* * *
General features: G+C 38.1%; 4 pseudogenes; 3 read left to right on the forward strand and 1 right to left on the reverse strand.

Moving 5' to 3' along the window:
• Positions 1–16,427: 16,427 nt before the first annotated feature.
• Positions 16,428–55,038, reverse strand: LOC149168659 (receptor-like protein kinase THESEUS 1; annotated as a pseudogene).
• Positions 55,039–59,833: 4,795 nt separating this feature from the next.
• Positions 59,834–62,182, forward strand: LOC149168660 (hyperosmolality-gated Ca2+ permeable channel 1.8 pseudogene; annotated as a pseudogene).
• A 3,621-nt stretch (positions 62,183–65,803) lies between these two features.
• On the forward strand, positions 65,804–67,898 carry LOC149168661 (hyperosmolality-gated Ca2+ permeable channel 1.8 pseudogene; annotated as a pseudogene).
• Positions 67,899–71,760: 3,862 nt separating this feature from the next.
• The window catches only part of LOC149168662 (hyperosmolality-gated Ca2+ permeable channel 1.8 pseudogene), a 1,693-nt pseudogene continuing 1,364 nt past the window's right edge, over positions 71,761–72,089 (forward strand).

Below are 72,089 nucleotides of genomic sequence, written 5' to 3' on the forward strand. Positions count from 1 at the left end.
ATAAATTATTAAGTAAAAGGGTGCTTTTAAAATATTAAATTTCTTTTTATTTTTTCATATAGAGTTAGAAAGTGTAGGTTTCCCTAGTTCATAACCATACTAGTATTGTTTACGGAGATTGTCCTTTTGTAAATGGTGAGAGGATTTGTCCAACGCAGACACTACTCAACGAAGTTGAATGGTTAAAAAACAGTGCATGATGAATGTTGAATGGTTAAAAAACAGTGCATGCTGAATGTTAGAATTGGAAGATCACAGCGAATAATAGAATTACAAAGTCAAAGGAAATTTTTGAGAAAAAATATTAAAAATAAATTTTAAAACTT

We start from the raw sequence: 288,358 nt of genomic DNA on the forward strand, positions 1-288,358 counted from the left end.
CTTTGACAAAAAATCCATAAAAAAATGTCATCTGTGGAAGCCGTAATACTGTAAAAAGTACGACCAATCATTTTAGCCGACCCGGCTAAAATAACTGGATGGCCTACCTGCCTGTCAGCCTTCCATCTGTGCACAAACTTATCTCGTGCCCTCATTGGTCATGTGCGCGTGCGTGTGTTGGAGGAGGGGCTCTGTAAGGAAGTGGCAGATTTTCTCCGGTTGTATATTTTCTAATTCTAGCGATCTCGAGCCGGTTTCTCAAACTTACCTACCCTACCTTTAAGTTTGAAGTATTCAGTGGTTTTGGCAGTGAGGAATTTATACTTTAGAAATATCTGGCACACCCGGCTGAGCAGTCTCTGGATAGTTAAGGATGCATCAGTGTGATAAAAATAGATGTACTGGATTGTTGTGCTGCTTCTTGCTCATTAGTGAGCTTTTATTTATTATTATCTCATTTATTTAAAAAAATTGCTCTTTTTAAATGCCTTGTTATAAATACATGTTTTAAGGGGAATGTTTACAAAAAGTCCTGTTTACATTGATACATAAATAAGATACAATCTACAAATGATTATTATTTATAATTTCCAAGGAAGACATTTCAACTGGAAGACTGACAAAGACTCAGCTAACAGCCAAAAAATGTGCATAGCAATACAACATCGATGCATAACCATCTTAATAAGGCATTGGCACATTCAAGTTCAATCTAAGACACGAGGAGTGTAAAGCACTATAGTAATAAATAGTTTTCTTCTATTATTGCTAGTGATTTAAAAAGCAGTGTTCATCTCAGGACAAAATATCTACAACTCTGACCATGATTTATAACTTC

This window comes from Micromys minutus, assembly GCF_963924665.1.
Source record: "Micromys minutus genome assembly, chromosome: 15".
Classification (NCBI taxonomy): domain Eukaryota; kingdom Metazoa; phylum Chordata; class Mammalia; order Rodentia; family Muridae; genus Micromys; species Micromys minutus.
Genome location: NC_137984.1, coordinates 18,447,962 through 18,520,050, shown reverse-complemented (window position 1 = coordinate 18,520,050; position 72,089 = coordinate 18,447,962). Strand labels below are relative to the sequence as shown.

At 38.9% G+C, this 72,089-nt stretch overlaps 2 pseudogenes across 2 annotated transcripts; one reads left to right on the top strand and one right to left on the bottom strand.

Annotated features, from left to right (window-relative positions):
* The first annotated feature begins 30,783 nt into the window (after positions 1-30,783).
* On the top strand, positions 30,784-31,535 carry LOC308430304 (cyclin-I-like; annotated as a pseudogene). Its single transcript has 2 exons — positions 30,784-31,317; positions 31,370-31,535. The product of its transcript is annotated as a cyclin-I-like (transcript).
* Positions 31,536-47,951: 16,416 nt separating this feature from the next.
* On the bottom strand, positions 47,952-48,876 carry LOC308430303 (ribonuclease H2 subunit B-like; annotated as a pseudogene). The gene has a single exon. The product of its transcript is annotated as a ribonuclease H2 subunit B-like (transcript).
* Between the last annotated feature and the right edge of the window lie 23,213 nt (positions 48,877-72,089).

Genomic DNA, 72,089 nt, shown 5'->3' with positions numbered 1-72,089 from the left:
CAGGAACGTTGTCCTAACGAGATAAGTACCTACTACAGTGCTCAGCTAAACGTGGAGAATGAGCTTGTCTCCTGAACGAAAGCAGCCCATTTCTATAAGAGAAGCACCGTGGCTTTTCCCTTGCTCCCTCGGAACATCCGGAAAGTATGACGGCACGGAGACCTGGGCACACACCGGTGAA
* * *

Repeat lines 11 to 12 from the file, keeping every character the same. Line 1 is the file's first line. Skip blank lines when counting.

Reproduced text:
Below are 72,089 nucleotides of genomic sequence, written 5' to 3' on the forward strand. Positions count from 1 at the left end.
ATAAATTATTAAGTAAAAGGGTGCTTTTAAAATATTAAATTTCTTTTTATTTTTTCATATAGAGTTAGAAAGTGTAGGTTTCCCTAGTTCATAACCATACTAGTATTGTTTACGGAGATTGTCCTTTTGTAAATGGTGAGAGGATTTGTCCAACGCAGACACTACTCAACGAAGTTGAATGGTTAAAAAACAGTGCATGATGAATGTTGAATGGTTAAAAAACAGTGCATGCTGAATGTTAGAATTGGAAGATCACAGCGAATAATAGAATTACAAAGTCAAAGGAAATTTTTGAGAAAAAATATTAAAAATAAATTTTAAAACTT